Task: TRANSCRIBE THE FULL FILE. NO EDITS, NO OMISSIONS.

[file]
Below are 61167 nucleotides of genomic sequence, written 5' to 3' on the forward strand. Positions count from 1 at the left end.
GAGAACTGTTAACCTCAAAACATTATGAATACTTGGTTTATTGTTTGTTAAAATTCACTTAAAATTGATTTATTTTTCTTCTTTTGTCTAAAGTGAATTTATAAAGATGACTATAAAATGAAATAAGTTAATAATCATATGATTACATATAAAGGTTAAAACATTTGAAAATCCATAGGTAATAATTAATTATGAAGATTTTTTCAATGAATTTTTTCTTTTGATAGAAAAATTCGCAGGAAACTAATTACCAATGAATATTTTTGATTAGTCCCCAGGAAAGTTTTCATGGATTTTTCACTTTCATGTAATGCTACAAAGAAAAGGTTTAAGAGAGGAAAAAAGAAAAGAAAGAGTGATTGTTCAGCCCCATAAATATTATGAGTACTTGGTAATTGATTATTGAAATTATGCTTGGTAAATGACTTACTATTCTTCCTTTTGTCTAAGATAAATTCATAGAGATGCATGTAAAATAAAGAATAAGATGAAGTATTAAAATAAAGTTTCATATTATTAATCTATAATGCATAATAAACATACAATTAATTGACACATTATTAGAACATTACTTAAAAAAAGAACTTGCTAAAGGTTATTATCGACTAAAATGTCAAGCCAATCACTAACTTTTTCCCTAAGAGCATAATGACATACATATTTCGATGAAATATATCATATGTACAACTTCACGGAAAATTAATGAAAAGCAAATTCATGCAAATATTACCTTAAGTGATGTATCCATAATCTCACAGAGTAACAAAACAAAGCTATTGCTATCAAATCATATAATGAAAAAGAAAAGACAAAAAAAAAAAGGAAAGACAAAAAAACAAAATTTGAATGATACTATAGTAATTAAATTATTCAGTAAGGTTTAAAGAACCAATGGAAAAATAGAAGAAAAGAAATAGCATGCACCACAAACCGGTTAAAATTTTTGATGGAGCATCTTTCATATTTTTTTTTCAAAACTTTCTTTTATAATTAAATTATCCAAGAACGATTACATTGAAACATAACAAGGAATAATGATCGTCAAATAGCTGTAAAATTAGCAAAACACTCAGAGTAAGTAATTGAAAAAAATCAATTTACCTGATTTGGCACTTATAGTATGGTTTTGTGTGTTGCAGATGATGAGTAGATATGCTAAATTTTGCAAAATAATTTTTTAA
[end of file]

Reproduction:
Below are 61167 nucleotides of genomic sequence, written 5' to 3' on the forward strand. Positions count from 1 at the left end.
GAGAACTGTTAACCTCAAAACATTATGAATACTTGGTTTATTGTTTGTTAAAATTCACTTAAAATTGATTTATTTTTCTTCTTTTGTCTAAAGTGAATTTATAAAGATGACTATAAAATGAAATAAGTTAATAATCATATGATTACATATAAAGGTTAAAACATTTGAAAATCCATAGGTAATAATTAATTATGAAGATTTTTTCAATGAATTTTTTCTTTTGATAGAAAAATTCGCAGGAAACTAATTACCAATGAATATTTTTGATTAGTCCCCAGGAAAGTTTTCATGGATTTTTCACTTTCATGTAATGCTACAAAGAAAAGGTTTAAGAGAGGAAAAAAGAAAAGAAAGAGTGATTGTTCAGCCCCATAAATATTATGAGTACTTGGTAATTGATTATTGAAATTATGCTTGGTAAATGACTTACTATTCTTCCTTTTGTCTAAGATAAATTCATAGAGATGCATGTAAAATAAAGAATAAGATGAAGTATTAAAATAAAGTTTCATATTATTAATCTATAATGCATAATAAACATACAATTAATTGACACATTATTAGAACATTACTTAAAAAAAGAACTTGCTAAAGGTTATTATCGACTAAAATGTCAAGCCAATCACTAACTTTTTCCCTAAGAGCATAATGACATACATATTTCGATGAAATATATCATATGTACAACTTCACGGAAAATTAATGAAAAGCAAATTCATGCAAATATTACCTTAAGTGATGTATCCATAATCTCACAGAGTAACAAAACAAAGCTATTGCTATCAAATCATATAATGAAAAAGAAAAGACAAAAAAAAAAAGGAAAGACAAAAAAACAAAATTTGAATGATACTATAGTAATTAAATTATTCAGTAAGGTTTAAAGAACCAATGGAAAAATAGAAGAAAAGAAATAGCATGCACCACAAACCGGTTAAAATTTTTGATGGAGCATCTTTCATATTTTTTTTTCAAAACTTTCTTTTATAATTAAATTATCCAAGAACGATTACATTGAAACATAACAAGGAATAATGATCGTCAAATAGCTGTAAAATTAGCAAAACACTCAGAGTAAGTAATTGAAAAAAATCAATTTACCTGATTTGGCACTTATAGTATGGTTTTGTGTGTTGCAGATGATGAGTAGATATGCTAAATTTTGCAAAATAATTTTTTAA